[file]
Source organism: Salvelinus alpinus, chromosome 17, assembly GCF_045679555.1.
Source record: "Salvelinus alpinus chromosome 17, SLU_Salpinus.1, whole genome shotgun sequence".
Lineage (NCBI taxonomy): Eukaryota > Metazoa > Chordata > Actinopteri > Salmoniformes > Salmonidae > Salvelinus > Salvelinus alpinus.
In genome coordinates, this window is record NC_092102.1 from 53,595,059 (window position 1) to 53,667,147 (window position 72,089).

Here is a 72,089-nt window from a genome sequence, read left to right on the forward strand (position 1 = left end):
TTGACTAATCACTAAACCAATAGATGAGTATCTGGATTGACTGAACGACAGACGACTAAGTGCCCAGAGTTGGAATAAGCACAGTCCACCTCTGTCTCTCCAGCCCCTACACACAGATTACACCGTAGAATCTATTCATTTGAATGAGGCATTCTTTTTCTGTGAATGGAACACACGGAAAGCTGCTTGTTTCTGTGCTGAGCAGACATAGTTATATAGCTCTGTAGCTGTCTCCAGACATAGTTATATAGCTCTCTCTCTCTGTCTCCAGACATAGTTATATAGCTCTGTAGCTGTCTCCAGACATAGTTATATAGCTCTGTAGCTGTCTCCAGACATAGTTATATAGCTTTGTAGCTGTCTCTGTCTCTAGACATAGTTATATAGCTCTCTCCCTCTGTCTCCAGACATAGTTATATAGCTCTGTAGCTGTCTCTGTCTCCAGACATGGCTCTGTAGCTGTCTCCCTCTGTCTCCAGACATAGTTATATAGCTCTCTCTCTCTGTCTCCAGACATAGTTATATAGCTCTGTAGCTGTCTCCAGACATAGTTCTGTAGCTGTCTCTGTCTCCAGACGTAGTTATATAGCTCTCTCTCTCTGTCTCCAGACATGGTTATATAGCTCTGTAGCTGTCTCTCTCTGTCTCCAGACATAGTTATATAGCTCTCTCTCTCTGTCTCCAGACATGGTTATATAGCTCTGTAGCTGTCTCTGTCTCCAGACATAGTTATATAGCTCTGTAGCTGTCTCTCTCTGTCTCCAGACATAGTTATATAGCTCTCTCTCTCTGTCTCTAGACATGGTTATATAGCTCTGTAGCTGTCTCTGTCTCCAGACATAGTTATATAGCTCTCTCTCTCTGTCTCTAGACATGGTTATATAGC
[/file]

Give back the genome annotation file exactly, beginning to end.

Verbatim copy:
Source organism: Salvelinus alpinus, chromosome 17, assembly GCF_045679555.1.
Source record: "Salvelinus alpinus chromosome 17, SLU_Salpinus.1, whole genome shotgun sequence".
Lineage (NCBI taxonomy): Eukaryota > Metazoa > Chordata > Actinopteri > Salmoniformes > Salmonidae > Salvelinus > Salvelinus alpinus.
In genome coordinates, this window is record NC_092102.1 from 53,595,059 (window position 1) to 53,667,147 (window position 72,089).

Here is a 72,089-nt window from a genome sequence, read left to right on the forward strand (position 1 = left end):
TTGACTAATCACTAAACCAATAGATGAGTATCTGGATTGACTGAACGACAGACGACTAAGTGCCCAGAGTTGGAATAAGCACAGTCCACCTCTGTCTCTCCAGCCCCTACACACAGATTACACCGTAGAATCTATTCATTTGAATGAGGCATTCTTTTTCTGTGAATGGAACACACGGAAAGCTGCTTGTTTCTGTGCTGAGCAGACATAGTTATATAGCTCTGTAGCTGTCTCCAGACATAGTTATATAGCTCTCTCTCTCTGTCTCCAGACATAGTTATATAGCTCTGTAGCTGTCTCCAGACATAGTTATATAGCTCTGTAGCTGTCTCCAGACATAGTTATATAGCTTTGTAGCTGTCTCTGTCTCTAGACATAGTTATATAGCTCTCTCCCTCTGTCTCCAGACATAGTTATATAGCTCTGTAGCTGTCTCTGTCTCCAGACATGGCTCTGTAGCTGTCTCCCTCTGTCTCCAGACATAGTTATATAGCTCTCTCTCTCTGTCTCCAGACATAGTTATATAGCTCTGTAGCTGTCTCCAGACATAGTTCTGTAGCTGTCTCTGTCTCCAGACGTAGTTATATAGCTCTCTCTCTCTGTCTCCAGACATGGTTATATAGCTCTGTAGCTGTCTCTCTCTGTCTCCAGACATAGTTATATAGCTCTCTCTCTCTGTCTCCAGACATGGTTATATAGCTCTGTAGCTGTCTCTGTCTCCAGACATAGTTATATAGCTCTGTAGCTGTCTCTCTCTGTCTCCAGACATAGTTATATAGCTCTCTCTCTCTGTCTCTAGACATGGTTATATAGCTCTGTAGCTGTCTCTGTCTCCAGACATAGTTATATAGCTCTCTCTCTCTGTCTCTAGACATGGTTATATAGC